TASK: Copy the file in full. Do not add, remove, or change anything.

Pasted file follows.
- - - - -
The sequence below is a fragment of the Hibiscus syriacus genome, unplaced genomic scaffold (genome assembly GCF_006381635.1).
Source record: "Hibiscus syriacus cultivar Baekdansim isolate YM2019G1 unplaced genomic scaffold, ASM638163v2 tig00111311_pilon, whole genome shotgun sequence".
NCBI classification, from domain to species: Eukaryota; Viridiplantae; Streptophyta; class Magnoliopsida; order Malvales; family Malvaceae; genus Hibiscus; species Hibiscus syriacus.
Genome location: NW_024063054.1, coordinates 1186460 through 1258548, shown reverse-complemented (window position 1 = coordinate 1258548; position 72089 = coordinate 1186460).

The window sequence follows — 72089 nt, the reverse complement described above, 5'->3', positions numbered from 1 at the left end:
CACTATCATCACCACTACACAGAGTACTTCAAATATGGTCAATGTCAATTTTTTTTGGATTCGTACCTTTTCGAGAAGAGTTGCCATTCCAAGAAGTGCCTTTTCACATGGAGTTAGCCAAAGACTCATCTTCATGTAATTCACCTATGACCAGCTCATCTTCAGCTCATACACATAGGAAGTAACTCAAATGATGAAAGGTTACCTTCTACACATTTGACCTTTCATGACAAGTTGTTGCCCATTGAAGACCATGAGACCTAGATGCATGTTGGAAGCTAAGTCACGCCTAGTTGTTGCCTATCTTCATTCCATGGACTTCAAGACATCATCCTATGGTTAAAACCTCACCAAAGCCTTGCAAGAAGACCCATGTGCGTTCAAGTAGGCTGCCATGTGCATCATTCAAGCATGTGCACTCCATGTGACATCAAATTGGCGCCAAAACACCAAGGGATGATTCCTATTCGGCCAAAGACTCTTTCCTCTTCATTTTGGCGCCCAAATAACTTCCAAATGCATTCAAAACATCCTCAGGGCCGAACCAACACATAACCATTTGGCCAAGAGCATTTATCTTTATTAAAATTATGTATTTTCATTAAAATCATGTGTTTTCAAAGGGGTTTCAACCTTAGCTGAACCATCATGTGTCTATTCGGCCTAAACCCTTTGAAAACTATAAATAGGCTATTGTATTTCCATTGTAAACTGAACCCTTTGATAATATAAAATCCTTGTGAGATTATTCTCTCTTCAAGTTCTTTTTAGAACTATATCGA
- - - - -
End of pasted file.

The sequence below is a fragment of the Hibiscus syriacus genome, unplaced genomic scaffold (genome assembly GCF_006381635.1).
Source record: "Hibiscus syriacus cultivar Baekdansim isolate YM2019G1 unplaced genomic scaffold, ASM638163v2 tig00111311_pilon, whole genome shotgun sequence".
NCBI classification, from domain to species: Eukaryota; Viridiplantae; Streptophyta; class Magnoliopsida; order Malvales; family Malvaceae; genus Hibiscus; species Hibiscus syriacus.
Genome location: NW_024063054.1, coordinates 1186460 through 1258548, shown reverse-complemented (window position 1 = coordinate 1258548; position 72089 = coordinate 1186460).

The window sequence follows — 72089 nt, the reverse complement described above, 5'->3', positions numbered from 1 at the left end:
CACTATCATCACCACTACACAGAGTACTTCAAATATGGTCAATGTCAATTTTTTTTGGATTCGTACCTTTTCGAGAAGAGTTGCCATTCCAAGAAGTGCCTTTTCACATGGAGTTAGCCAAAGACTCATCTTCATGTAATTCACCTATGACCAGCTCATCTTCAGCTCATACACATAGGAAGTAACTCAAATGATGAAAGGTTACCTTCTACACATTTGACCTTTCATGACAAGTTGTTGCCCATTGAAGACCATGAGACCTAGATGCATGTTGGAAGCTAAGTCACGCCTAGTTGTTGCCTATCTTCATTCCATGGACTTCAAGACATCATCCTATGGTTAAAACCTCACCAAAGCCTTGCAAGAAGACCCATGTGCGTTCAAGTAGGCTGCCATGTGCATCATTCAAGCATGTGCACTCCATGTGACATCAAATTGGCGCCAAAACACCAAGGGATGATTCCTATTCGGCCAAAGACTCTTTCCTCTTCATTTTGGCGCCCAAATAACTTCCAAATGCATTCAAAACATCCTCAGGGCCGAACCAACACATAACCATTTGGCCAAGAGCATTTATCTTTATTAAAATTATGTATTTTCATTAAAATCATGTGTTTTCAAAGGGGTTTCAACCTTAGCTGAACCATCATGTGTCTATTCGGCCTAAACCCTTTGAAAACTATAAATAGGCTATTGTATTTCCATTGTAAACTGAACCCTTTGATAATATAAAATCCTTGTGAGATTATTCTCTCTTCAAGTTCTTTTTAGAACTATATCGA